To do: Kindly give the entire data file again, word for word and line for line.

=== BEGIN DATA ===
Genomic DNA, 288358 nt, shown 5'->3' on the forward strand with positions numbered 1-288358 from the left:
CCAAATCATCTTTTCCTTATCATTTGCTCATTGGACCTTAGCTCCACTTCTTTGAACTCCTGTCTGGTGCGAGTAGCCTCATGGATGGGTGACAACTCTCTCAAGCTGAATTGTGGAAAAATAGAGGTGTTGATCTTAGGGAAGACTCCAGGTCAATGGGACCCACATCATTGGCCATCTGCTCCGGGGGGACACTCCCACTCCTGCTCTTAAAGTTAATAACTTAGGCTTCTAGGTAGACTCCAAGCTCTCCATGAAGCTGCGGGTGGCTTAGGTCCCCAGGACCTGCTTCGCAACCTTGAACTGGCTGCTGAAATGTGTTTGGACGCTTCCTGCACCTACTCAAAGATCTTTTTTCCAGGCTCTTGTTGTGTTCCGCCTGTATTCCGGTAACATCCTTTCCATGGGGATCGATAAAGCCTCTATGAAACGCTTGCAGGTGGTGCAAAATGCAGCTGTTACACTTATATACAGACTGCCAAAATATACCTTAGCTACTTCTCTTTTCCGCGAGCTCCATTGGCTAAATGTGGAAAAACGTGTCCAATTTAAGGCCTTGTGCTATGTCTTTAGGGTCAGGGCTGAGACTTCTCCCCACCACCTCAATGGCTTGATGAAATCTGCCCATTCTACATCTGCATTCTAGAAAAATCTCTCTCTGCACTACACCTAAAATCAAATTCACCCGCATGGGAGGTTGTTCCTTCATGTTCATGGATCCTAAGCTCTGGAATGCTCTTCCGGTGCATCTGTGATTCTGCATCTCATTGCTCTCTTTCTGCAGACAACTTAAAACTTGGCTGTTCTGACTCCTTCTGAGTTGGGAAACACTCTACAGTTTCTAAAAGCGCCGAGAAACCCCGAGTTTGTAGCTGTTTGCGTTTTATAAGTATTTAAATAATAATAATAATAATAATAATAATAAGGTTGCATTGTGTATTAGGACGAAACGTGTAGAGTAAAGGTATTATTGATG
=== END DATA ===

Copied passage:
Genomic DNA, 288358 nt, shown 5'->3' on the forward strand with positions numbered 1-288358 from the left:
CCAAATCATCTTTTCCTTATCATTTGCTCATTGGACCTTAGCTCCACTTCTTTGAACTCCTGTCTGGTGCGAGTAGCCTCATGGATGGGTGACAACTCTCTCAAGCTGAATTGTGGAAAAATAGAGGTGTTGATCTTAGGGAAGACTCCAGGTCAATGGGACCCACATCATTGGCCATCTGCTCCGGGGGGACACTCCCACTCCTGCTCTTAAAGTTAATAACTTAGGCTTCTAGGTAGACTCCAAGCTCTCCATGAAGCTGCGGGTGGCTTAGGTCCCCAGGACCTGCTTCGCAACCTTGAACTGGCTGCTGAAATGTGTTTGGACGCTTCCTGCACCTACTCAAAGATCTTTTTTCCAGGCTCTTGTTGTGTTCCGCCTGTATTCCGGTAACATCCTTTCCATGGGGATCGATAAAGCCTCTATGAAACGCTTGCAGGTGGTGCAAAATGCAGCTGTTACACTTATATACAGACTGCCAAAATATACCTTAGCTACTTCTCTTTTCCGCGAGCTCCATTGGCTAAATGTGGAAAAACGTGTCCAATTTAAGGCCTTGTGCTATGTCTTTAGGGTCAGGGCTGAGACTTCTCCCCACCACCTCAATGGCTTGATGAAATCTGCCCATTCTACATCTGCATTCTAGAAAAATCTCTCTCTGCACTACACCTAAAATCAAATTCACCCGCATGGGAGGTTGTTCCTTCATGTTCATGGATCCTAAGCTCTGGAATGCTCTTCCGGTGCATCTGTGATTCTGCATCTCATTGCTCTCTTTCTGCAGACAACTTAAAACTTGGCTGTTCTGACTCCTTCTGAGTTGGGAAACACTCTACAGTTTCTAAAAGCGCCGAGAAACCCCGAGTTTGTAGCTGTTTGCGTTTTATAAGTATTTAAATAATAATAATAATAATAATAATAATAAGGTTGCATTGTGTATTAGGACGAAACGTGTAGAGTAAAGGTATTATTGATG